Investment Operations

US Treasury Investors Mixed About Proposed SEC Rules Aimed at Electronic Venues

Artificial Intelligence

Investors skeptical about proposed SEC rules covering electronic trading venues for U.S. Treasuries and U.S. agency securities should keep an open mind toward a regulatory effort aimed at buttressing one of the world’s most important and resilient financial markets, according to a recent Greenwich Associates study.

The resilience of these markets in 2020 is one reason that only 44% of the institutional investors participating in the study believe markets would benefit from the new rules. 

“Our examination of the U.S. Treasury market in 2020 showed that the market structure proved incredibly robust.  However, because these markets are so critical to the functioning of the U.S. economy, some new, well-crafted guidance is prudent,” says Kevin McPartland, Head of Research in Greenwich Associates Market Structure and Technology group and author of Exploring Additional Oversight of U.S. Treasury Markets.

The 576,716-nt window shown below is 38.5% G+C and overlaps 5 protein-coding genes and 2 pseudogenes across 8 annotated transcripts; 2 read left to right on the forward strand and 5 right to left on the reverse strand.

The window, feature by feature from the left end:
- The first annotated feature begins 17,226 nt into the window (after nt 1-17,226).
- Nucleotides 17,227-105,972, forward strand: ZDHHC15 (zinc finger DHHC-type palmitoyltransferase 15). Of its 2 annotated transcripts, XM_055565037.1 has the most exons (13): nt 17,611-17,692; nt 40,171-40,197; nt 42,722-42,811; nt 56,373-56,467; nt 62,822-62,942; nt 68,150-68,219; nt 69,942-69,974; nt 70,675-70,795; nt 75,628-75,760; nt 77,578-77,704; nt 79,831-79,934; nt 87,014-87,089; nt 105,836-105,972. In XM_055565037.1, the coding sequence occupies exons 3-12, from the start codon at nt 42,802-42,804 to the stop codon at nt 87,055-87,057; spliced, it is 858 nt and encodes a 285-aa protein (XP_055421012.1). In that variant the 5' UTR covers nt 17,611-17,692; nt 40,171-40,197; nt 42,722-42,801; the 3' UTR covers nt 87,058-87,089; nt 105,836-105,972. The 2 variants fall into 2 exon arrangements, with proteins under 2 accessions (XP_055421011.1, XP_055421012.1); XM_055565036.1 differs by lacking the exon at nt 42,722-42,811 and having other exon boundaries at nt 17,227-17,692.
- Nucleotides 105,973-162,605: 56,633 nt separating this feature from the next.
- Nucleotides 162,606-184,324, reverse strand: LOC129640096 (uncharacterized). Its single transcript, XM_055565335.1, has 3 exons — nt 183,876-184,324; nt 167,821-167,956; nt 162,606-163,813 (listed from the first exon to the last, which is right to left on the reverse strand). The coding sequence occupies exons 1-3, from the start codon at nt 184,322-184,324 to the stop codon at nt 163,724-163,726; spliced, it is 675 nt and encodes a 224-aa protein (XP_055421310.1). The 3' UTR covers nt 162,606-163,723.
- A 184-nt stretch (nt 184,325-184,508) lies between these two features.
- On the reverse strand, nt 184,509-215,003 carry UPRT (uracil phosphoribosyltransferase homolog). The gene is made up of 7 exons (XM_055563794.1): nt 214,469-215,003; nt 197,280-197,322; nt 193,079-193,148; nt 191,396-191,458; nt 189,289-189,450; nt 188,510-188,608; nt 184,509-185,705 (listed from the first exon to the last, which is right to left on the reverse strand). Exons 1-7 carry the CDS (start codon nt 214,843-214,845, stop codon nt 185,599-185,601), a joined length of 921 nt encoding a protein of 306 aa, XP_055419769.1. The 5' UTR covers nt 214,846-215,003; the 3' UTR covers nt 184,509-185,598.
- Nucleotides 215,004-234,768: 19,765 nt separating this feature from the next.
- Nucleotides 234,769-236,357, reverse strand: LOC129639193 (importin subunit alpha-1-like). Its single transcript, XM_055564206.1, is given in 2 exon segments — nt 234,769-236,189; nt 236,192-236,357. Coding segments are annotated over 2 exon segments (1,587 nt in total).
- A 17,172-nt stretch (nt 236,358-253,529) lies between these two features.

The new Greenwich Report explains the proposed regulations and examines the impact of the reforms on this critical market. The rules are relatively modest in scope, and proposed volume thresholds will likely limit the rules’ impact to only central limit order book markets. Three main provisions would cover the venues in that category – required registration as an ATS, creation of fair access standards and adherence to technology safety standards (Reg SCI).

The systemic importance of the U.S. Treasury market cannot be understated, said Greenwich, in a statement. Although the market passed a major test last year, there are more challenges to come. This year will see strong issuance of new bonds and secondary market volatility as the market and the world digest pandemic-related news and the monetary and fiscal policy responses that come with it. As such, it is critical that all market participants continue the discussion about how to modernize not only the technology that powers the market, but also market oversight,” the study concluded.